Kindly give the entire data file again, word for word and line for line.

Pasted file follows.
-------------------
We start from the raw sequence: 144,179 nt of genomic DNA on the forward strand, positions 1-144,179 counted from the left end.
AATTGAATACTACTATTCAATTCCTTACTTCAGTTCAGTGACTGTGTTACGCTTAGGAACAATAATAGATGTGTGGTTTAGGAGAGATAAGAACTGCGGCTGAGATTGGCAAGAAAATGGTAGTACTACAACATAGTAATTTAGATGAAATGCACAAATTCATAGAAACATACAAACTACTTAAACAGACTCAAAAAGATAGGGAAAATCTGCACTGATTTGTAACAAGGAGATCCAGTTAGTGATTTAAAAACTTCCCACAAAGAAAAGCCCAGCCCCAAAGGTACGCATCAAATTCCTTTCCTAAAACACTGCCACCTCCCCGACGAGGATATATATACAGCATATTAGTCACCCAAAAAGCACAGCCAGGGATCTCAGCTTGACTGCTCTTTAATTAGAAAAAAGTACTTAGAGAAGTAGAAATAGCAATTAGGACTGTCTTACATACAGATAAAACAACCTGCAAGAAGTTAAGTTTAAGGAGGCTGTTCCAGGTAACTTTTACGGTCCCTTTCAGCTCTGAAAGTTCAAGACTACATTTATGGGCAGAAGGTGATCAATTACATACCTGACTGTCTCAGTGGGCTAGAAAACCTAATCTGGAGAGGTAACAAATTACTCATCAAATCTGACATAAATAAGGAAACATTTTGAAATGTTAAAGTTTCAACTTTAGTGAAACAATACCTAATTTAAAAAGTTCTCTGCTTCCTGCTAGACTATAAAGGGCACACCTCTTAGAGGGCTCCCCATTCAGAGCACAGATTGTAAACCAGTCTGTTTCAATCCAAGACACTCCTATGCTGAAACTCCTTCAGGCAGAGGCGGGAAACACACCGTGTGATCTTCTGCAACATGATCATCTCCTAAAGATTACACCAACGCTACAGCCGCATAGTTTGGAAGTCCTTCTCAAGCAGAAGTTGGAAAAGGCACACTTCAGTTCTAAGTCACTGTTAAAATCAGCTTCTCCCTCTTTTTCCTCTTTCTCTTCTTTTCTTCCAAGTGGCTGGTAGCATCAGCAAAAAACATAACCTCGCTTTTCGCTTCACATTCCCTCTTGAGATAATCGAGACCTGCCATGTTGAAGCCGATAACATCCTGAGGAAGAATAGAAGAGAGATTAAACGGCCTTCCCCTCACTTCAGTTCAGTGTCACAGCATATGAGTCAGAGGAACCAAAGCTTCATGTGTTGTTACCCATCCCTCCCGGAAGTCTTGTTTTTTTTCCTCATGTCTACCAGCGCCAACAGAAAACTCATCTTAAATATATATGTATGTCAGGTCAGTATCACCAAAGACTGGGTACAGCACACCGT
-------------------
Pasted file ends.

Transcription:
We start from the raw sequence: 144,179 nt of genomic DNA on the forward strand, positions 1-144,179 counted from the left end.
AATTGAATACTACTATTCAATTCCTTACTTCAGTTCAGTGACTGTGTTACGCTTAGGAACAATAATAGATGTGTGGTTTAGGAGAGATAAGAACTGCGGCTGAGATTGGCAAGAAAATGGTAGTACTACAACATAGTAATTTAGATGAAATGCACAAATTCATAGAAACATACAAACTACTTAAACAGACTCAAAAAGATAGGGAAAATCTGCACTGATTTGTAACAAGGAGATCCAGTTAGTGATTTAAAAACTTCCCACAAAGAAAAGCCCAGCCCCAAAGGTACGCATCAAATTCCTTTCCTAAAACACTGCCACCTCCCCGACGAGGATATATATACAGCATATTAGTCACCCAAAAAGCACAGCCAGGGATCTCAGCTTGACTGCTCTTTAATTAGAAAAAAGTACTTAGAGAAGTAGAAATAGCAATTAGGACTGTCTTACATACAGATAAAACAACCTGCAAGAAGTTAAGTTTAAGGAGGCTGTTCCAGGTAACTTTTACGGTCCCTTTCAGCTCTGAAAGTTCAAGACTACATTTATGGGCAGAAGGTGATCAATTACATACCTGACTGTCTCAGTGGGCTAGAAAACCTAATCTGGAGAGGTAACAAATTACTCATCAAATCTGACATAAATAAGGAAACATTTTGAAATGTTAAAGTTTCAACTTTAGTGAAACAATACCTAATTTAAAAAGTTCTCTGCTTCCTGCTAGACTATAAAGGGCACACCTCTTAGAGGGCTCCCCATTCAGAGCACAGATTGTAAACCAGTCTGTTTCAATCCAAGACACTCCTATGCTGAAACTCCTTCAGGCAGAGGCGGGAAACACACCGTGTGATCTTCTGCAACATGATCATCTCCTAAAGATTACACCAACGCTACAGCCGCATAGTTTGGAAGTCCTTCTCAAGCAGAAGTTGGAAAAGGCACACTTCAGTTCTAAGTCACTGTTAAAATCAGCTTCTCCCTCTTTTTCCTCTTTCTCTTCTTTTCTTCCAAGTGGCTGGTAGCATCAGCAAAAAACATAACCTCGCTTTTCGCTTCACATTCCCTCTTGAGATAATCGAGACCTGCCATGTTGAAGCCGATAACATCCTGAGGAAGAATAGAAGAGAGATTAAACGGCCTTCCCCTCACTTCAGTTCAGTGTCACAGCATATGAGTCAGAGGAACCAAAGCTTCATGTGTTGTTACCCATCCCTCCCGGAAGTCTTGTTTTTTTTCCTCATGTCTACCAGCGCCAACAGAAAACTCATCTTAAATATATATGTATGTCAGGTCAGTATCACCAAAGACTGGGTACAGCACACCGT